DDC’s Engineer-in-Charge was Mansukh Mavani, a veteran civil engineer who has served New York City for 29 years. Beginning his career in 1988 as a construction engineer for the New York City Department of Transportation, he moved to DDC when the agency was founded in 1996. He has worked in the Staten Island office of DDC’s Infrastructure division since 2006.
“If you go into other boroughs, everybody is already connected to the sanitary sewer. So, to enable people to stop depending on their septic systems is rewarding for us because the community is grateful,” said Mavani. “I feel proud of helping the community. It’s why I became an engineer. In this project, we helped to mitigate flooding and boosted the strength of the neighborhood through its infrastructure. It feels good.”
Also, while the roadway was open to install the sewers, 7,920 linear-feet of cast iron water mains were replaced with new, more reliable ductile iron piping, ensuring that the area will have a reliable supply of water for the future.
The project also saw the installation of ADA-compliant pedestrian ramps, new sidewalks and a curb-to-curb restoration of the roadway. A total of 47,000 square yards of roadway was resurfaced. Additionally, 125 trees that will bring shade and better air quality to the neighborhood were planted along Bloomingdale Road. Finally, a new Bluebelt component was added in Clay Pit Ponds Park. The structure consists of a stone-faced headwall and an outlet stilling basin, which will naturally filter the stormwater. This work also included the planting of over 1,500 shrubs and herbaceous plants.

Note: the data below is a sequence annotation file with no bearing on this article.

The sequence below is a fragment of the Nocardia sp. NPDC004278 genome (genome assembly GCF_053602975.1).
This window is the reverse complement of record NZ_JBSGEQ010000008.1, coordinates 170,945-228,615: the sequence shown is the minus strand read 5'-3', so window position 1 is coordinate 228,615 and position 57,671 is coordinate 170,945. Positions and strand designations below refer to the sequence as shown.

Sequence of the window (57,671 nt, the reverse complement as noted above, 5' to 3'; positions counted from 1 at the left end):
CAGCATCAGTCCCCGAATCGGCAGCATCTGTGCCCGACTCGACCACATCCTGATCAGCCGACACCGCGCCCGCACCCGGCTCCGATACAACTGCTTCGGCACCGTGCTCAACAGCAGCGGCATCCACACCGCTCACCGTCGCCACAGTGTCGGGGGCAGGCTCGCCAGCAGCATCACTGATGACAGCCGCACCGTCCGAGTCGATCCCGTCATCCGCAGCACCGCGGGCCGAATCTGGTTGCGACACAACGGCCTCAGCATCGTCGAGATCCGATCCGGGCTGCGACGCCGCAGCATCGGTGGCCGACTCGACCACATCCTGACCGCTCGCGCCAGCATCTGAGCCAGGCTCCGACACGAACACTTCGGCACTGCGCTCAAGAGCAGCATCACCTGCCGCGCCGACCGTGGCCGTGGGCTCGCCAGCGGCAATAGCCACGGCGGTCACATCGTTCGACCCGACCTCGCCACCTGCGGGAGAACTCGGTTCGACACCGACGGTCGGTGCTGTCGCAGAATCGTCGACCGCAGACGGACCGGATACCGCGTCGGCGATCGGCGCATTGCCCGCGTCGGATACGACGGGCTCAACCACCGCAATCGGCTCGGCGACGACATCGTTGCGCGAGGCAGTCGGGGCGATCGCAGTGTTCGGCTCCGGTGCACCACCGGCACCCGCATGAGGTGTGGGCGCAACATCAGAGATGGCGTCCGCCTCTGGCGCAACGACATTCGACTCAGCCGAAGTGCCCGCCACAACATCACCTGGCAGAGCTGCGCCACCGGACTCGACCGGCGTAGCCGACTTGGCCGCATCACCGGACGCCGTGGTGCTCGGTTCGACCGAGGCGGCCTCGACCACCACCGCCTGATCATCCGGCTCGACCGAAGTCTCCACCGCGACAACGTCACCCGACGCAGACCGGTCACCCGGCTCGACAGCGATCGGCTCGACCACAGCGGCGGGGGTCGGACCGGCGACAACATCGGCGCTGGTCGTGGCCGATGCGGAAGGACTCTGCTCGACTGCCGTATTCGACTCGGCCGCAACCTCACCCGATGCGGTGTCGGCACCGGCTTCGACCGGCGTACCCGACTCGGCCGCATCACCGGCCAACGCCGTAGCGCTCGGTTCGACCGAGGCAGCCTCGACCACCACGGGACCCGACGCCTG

DEP manages New York City’s water supply, providing approximately 1 billion gallons of high quality drinking water each day to more than 9 million residents, including 8.5 million in New York City. The water is delivered from a watershed that extends more than 125 miles from the city, comprising 21 reservoirs and three controlled lakes. Approximately 7,000 miles of water mains, tunnels and aqueducts bring water to homes and businesses throughout the five boroughs, and 7,500 miles of sewer lines and 96 pump stations take wastewater to 14 in-city treatment plants. DEP has nearly 6,000 employees, including almost 1,000 in the upstate watershed. In addition, DEP has a robust capital program, with a planned $20.7 billion in investments over the next 10 years that will create up to 3,000 construction-related jobs per year.
The Department of Design and Construction is the City’s primary capital construction project manager. In supporting Mayor de Blasio’s lenses of growth, sustainability, resiliency, equity and healthy living, DDC provides communities with new or renovated public buildings such as such as firehouses, libraries, police precincts, new or upgraded roadways, sewers, water mains in all five boroughs. To manage this $15 billion portfolio, DDC partners with other City agencies, architects and consultants, whose experience bring efficient, innovative, and environmentally-conscious design and construction strategies to city projects. For more information, please visit nyc.gov/ddc.